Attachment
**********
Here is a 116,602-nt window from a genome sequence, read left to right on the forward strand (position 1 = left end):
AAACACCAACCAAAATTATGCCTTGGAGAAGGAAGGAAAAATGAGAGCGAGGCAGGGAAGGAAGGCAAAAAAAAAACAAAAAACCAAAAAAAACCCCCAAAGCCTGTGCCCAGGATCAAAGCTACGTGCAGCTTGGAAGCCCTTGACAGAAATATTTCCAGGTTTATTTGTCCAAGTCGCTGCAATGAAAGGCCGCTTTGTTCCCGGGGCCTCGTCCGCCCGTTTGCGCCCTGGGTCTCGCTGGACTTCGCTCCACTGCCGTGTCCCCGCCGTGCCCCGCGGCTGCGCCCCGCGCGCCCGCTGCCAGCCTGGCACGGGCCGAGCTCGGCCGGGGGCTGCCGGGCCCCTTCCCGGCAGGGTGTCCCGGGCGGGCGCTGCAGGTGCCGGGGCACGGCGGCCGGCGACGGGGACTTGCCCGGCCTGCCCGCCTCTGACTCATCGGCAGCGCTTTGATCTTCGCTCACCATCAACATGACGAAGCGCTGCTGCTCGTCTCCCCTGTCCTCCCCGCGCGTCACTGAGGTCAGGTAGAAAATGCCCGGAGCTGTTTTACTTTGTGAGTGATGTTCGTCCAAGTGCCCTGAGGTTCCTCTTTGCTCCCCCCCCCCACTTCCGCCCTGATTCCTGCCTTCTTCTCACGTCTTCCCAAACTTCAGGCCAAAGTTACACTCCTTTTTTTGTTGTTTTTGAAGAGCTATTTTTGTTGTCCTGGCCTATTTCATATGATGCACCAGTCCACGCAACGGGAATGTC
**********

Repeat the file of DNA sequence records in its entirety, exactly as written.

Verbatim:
Here is a 116,602-nt window from a genome sequence, read left to right on the forward strand (position 1 = left end):
AAACACCAACCAAAATTATGCCTTGGAGAAGGAAGGAAAAATGAGAGCGAGGCAGGGAAGGAAGGCAAAAAAAAAACAAAAAACCAAAAAAAACCCCCAAAGCCTGTGCCCAGGATCAAAGCTACGTGCAGCTTGGAAGCCCTTGACAGAAATATTTCCAGGTTTATTTGTCCAAGTCGCTGCAATGAAAGGCCGCTTTGTTCCCGGGGCCTCGTCCGCCCGTTTGCGCCCTGGGTCTCGCTGGACTTCGCTCCACTGCCGTGTCCCCGCCGTGCCCCGCGGCTGCGCCCCGCGCGCCCGCTGCCAGCCTGGCACGGGCCGAGCTCGGCCGGGGGCTGCCGGGCCCCTTCCCGGCAGGGTGTCCCGGGCGGGCGCTGCAGGTGCCGGGGCACGGCGGCCGGCGACGGGGACTTGCCCGGCCTGCCCGCCTCTGACTCATCGGCAGCGCTTTGATCTTCGCTCACCATCAACATGACGAAGCGCTGCTGCTCGTCTCCCCTGTCCTCCCCGCGCGTCACTGAGGTCAGGTAGAAAATGCCCGGAGCTGTTTTACTTTGTGAGTGATGTTCGTCCAAGTGCCCTGAGGTTCCTCTTTGCTCCCCCCCCCCACTTCCGCCCTGATTCCTGCCTTCTTCTCACGTCTTCCCAAACTTCAGGCCAAAGTTACACTCCTTTTTTTGTTGTTTTTGAAGAGCTATTTTTGTTGTCCTGGCCTATTTCATATGATGCACCAGTCCACGCAACGGGAATGTC